Do I Have Carpal Tunnel Syndrome? And How Can I Treat It?

carpal tunnel syndrome

If you work at a computer (or have a job that involves repetitive motion) and are experiencing wrist pain, you’ve likely wondered if you have carpal tunnel syndrome. The symptoms are both uncomfortable and frustrating, especially when you need your hands for practically everything you do.

While it’s estimated that only a small percentage of the US working population suffers from carpal tunnel syndrome, this condition and others that impact hand mobility or cause chronic wrist pain can dramatically impact your quality of life.

First, what exactly is carpal tunnel syndrome?

The carpal tunnel is a narrow passage at the base of the hand composed of ligament and bone. It houses the median nerve, which runs from your forearm through your wrist to the palm of the hand and provides feeling to parts of your thumb and all fingers except the pinky.

Carpal tunnel syndrome occurs when the median nerve is under pressure or being squeezed by surrounding structures. Wrist fractures, swelling, and inflammation can also narrow the carpal tunnel and irritate the median nerve. In all of these circumstances, compression of the nerve can lead to numbness of the fingers, difficulty grasping items, and even pain from the hand up to the forearm.

Some people are more prone to the condition than others, including people with naturally narrower carpal tunnels, anyone who does repetitive motions (such as typing or working with vibrating tools), and those with conditions like rheumatoid arthritis or obesity.

What are the main symptoms of carpal tunnel syndrome?

Carpal tunnel syndrome symptoms often start off slowly and intensify as time goes on and the median nerve experiences prolonged pressure. The most common symptoms are:

  • Numbness or tingling in your thumb, index, and middle fingers that comes and goes
  • Discomfort in your wrist and the palm of your hand that can radiate up the arm
  • Tingling when holding a steering wheel or phone or gripping anything tightly
  • Painful tingling at night that can disrupt your sleep
  • Weakness or a tendency to drop things

How can I tell if I have carpal tunnel syndrome?

While nothing can replace an examination by an experienced physician, there are a few ways to perform a carpal tunnel syndrome self-test, if you’re trying to decide whether or not you need to make a trip to the doctor.

Phalen’s Maneuver for diagnosing carpal tunnel syndrome

To perform this test, touch the back of your hands together with wrists in force flexion with your elbows extended and your fingers pointing toward the ground parallel to each other. Hold this position for one minute. If you feel a tingling sensation or pins and needles, you may have carpal tunnel syndrome.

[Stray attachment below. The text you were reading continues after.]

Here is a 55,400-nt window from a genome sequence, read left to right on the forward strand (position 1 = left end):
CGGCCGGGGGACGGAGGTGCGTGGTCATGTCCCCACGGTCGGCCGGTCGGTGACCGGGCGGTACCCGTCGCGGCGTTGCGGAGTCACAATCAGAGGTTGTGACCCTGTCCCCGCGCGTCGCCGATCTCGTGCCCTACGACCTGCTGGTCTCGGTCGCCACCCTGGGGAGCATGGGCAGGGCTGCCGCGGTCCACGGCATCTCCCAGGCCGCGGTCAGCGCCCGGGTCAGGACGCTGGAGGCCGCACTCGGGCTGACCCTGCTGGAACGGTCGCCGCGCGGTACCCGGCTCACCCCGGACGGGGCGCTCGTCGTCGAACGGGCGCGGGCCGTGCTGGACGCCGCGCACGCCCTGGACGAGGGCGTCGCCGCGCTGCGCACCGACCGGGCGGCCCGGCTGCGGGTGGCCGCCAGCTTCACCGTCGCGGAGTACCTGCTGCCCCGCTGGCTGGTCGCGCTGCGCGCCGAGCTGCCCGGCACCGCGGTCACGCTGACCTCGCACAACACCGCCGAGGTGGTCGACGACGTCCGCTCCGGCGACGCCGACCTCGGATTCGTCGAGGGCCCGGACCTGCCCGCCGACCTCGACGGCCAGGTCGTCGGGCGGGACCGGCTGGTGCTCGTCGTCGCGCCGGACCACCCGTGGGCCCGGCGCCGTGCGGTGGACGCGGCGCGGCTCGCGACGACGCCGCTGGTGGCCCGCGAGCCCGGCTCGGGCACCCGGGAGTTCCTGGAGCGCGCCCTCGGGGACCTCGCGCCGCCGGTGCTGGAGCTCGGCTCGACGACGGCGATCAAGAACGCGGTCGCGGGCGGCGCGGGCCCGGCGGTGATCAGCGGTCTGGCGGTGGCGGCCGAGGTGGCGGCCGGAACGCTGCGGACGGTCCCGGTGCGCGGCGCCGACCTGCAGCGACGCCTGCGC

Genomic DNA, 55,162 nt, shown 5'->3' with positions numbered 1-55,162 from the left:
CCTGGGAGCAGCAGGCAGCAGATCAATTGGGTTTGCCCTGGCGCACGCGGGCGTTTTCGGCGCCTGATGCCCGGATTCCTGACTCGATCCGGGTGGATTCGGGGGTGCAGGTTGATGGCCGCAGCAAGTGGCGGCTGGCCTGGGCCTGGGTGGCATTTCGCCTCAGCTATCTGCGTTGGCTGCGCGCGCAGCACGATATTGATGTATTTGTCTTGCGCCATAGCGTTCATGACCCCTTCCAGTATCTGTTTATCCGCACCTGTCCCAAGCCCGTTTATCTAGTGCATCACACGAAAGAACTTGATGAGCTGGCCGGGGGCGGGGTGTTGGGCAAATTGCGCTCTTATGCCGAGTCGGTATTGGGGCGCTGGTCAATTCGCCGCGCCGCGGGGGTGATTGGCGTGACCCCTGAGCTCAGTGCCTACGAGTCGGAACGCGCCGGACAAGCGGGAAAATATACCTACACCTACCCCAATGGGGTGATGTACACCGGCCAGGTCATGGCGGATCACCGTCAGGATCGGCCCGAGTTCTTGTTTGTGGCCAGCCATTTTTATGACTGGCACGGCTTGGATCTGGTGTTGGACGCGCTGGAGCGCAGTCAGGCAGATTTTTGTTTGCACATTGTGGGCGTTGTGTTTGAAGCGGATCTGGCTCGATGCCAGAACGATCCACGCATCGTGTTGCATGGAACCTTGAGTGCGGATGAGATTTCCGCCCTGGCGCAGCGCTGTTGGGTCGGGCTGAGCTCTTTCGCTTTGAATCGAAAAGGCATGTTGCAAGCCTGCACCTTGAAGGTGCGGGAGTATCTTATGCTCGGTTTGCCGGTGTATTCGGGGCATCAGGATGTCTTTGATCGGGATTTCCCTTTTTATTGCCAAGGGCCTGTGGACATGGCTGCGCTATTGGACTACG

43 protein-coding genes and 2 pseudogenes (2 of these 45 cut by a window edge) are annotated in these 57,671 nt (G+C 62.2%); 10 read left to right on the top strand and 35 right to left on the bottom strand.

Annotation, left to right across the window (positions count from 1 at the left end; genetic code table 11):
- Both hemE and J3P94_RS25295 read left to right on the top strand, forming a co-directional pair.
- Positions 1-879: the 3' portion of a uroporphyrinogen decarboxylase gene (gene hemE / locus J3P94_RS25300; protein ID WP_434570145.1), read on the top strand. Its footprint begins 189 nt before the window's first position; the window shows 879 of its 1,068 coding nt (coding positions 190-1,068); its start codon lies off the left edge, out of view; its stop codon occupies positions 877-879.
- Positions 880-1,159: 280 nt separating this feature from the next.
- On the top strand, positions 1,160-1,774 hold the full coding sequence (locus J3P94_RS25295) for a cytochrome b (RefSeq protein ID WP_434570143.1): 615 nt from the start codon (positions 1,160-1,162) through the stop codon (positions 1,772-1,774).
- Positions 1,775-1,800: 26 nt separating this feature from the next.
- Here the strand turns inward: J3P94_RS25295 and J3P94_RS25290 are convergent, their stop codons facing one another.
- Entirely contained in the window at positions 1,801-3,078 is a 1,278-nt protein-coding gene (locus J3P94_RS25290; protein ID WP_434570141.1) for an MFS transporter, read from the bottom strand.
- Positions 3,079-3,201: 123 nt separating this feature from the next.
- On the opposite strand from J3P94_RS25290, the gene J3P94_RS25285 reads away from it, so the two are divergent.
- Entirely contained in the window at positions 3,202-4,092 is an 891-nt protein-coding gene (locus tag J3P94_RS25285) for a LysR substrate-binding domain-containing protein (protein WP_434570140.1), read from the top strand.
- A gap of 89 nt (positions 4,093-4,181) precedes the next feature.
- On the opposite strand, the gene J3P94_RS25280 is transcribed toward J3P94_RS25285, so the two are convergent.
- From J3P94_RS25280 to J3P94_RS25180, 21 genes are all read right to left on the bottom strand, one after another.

Tinel’s Sign wrist test

Lightly tap at the base of the hand, just above the wrist. If this produces a tingling sensation, it can indicate that your median nerve is irritated. If symptoms persist, visit your physician to determine if carpal tunnel syndrome is to blame.

Don’t forgo a trip to the doctor

It’s also possible that the pain you are feeling is coming from something other than carpal tunnel. For instance, conditions like arthritis or tendonitis or even referred pain from another injury can present similar symptoms. An official diagnosis from your physician can help ensure you are properly treating the root cause of your discomfort.

How is carpal tunnel treated?

The best course of treatment will depend on the severity of your symptoms and what you and your physician deem is the most appropriate for your lifestyle. A conservative approach may include corticosteroid injections and splinting. Alternative options, such as acupuncture and massage, may also provide some relief.

If you work at a desk, take time to rearrange your chair and computer station to ensure they are ergonomically correct to best support your body throughout the day. Other things you can do to alleviate symptoms of carpal tunnel syndrome include:

  • Taking short breaks from repetitive activities involving the use of your hands
  • If you are overweight, losing weight and exercising regularly may help
  • Rotate your wrists and stretch your palms and fingers
  • Take a pain reliever or anti-inflammatory, such as ibuprofen
  • Wear a snug wrist immobilization splint at night
  • Avoid sleeping on your hands

In more severe cases of carpal tunnel syndrome where discomfort is interfering with your day-to-day life or consistently interrupting sleep, surgery may be needed. Typically, surgery is recommended only when more conservative approaches have failed.

Who can help?

If you are tired of being in pain and suspect carpal tunnel syndrome, it’s important to contact an experienced physician right away. Our Asheville carpal tunnel surgeons can help you explore your options, discuss both surgical and non-invasive treatments, and come up with a plan that helps you enjoy your life pain-free. Contact us today to make an appointment

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